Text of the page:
The answer is, "Knowing there are learners in each of the four learning style quadrants can actually give you a teaching structure that helps you succeed class after class." The four styles provide a skeleton on which learning can be hung.
An individual lesson or an entire curriculum can be built around the four types of learners. The lesson starts with Imaginative and moves to Analytic, then on to Common Sense, finally finishing with Dynamic. You can see how this logical progression works by looking at the questions each learning style group is best at answering.
The strengths of all students come to the fore when the teacher follows this four-step pattern in each lesson. Every student participates in the whole lesson. Every student is affirmed because there will be one part of that lesson that spotlights his or her strengths. A Dynamic Learner will enjoy the fourth section of the lesson most. However, he or she will be willing to first participate in the other three sections of the lesson to get the information needed to do his or her part. Throughout the lesson, the student knows that the chance to show his or her unique intelligence is coming.
Note that in a natural sequence of teaching, you develop a lesson by starting with 1 and progressing to 4.
By examining the primary characteristics in each quadrant of the cycle, the role shifts of teachers and learners become apparent. Each quadrant has a different emphasis. Quadrant One's emphasis is on meaning, or how the material to be learned is connected to the learners' immediate lives. Quadrant Two's emphasis is on content and curriculum and the importance of delivering instruction through an integrated approach. Quadrant Three addresses the usefulness of learning in the lives of the learners both in and out of school—it emphasizes the transferability of learning. Quadrant Four encompasses creativity, how the learner adds to the original learning in new and unique ways.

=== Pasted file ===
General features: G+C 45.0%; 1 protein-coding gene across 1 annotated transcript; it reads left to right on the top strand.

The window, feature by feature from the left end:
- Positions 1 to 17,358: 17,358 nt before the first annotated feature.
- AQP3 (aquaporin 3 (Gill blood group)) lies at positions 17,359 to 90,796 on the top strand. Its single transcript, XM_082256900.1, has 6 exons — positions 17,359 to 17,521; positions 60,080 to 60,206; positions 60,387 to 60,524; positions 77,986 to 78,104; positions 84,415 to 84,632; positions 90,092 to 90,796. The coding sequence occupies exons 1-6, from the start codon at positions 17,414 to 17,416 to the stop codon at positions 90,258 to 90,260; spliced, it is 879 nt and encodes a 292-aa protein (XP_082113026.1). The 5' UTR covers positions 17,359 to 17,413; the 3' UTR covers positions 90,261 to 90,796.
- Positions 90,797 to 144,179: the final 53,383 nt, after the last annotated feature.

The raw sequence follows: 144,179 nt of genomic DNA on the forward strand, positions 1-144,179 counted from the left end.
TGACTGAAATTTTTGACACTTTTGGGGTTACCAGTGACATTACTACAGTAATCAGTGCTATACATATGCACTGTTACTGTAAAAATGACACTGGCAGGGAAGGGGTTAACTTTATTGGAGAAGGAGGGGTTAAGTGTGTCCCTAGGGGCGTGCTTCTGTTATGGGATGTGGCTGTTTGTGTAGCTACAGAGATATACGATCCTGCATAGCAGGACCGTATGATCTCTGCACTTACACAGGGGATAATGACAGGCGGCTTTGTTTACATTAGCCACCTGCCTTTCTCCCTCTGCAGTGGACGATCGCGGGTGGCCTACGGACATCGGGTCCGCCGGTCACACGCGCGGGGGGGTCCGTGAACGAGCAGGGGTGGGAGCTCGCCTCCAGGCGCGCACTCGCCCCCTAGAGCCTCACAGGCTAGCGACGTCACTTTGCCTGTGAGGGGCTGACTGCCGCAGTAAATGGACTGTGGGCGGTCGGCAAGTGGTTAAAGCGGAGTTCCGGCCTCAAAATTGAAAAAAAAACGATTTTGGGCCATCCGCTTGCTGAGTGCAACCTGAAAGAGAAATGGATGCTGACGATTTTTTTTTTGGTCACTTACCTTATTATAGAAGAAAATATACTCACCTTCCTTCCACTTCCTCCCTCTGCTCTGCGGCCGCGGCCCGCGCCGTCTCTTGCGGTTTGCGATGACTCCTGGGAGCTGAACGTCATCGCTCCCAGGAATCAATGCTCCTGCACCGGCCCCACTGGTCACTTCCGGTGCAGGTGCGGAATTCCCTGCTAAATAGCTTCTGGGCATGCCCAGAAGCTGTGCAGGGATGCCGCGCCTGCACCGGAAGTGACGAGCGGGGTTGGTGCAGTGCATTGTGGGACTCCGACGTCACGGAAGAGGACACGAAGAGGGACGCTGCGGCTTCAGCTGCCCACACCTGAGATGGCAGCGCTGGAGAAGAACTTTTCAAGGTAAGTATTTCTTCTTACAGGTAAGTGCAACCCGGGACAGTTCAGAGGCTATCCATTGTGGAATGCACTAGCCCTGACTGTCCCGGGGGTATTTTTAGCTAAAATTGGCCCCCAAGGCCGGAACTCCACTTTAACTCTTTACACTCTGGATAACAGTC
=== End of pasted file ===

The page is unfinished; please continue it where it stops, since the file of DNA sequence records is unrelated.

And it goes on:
1. Imaginative Learning: Part 1 of the Lesson
Question: Why study this lesson? Why do I need to know this?
In the first quadrant, you, the teacher, will begin by using what students already know. Students approach a subject with a wealth of knowledge. Starting with students' prior understanding gets their attention immediately. It focuses them on the direction you wish to take them.
The Imaginative Learners can help the whole class establish the "why" of the lesson. Why study this subject? Why is it important? They can draw on past knowledge and experiences and share with their peers why everyone should pay attention to this subject, because it's really important.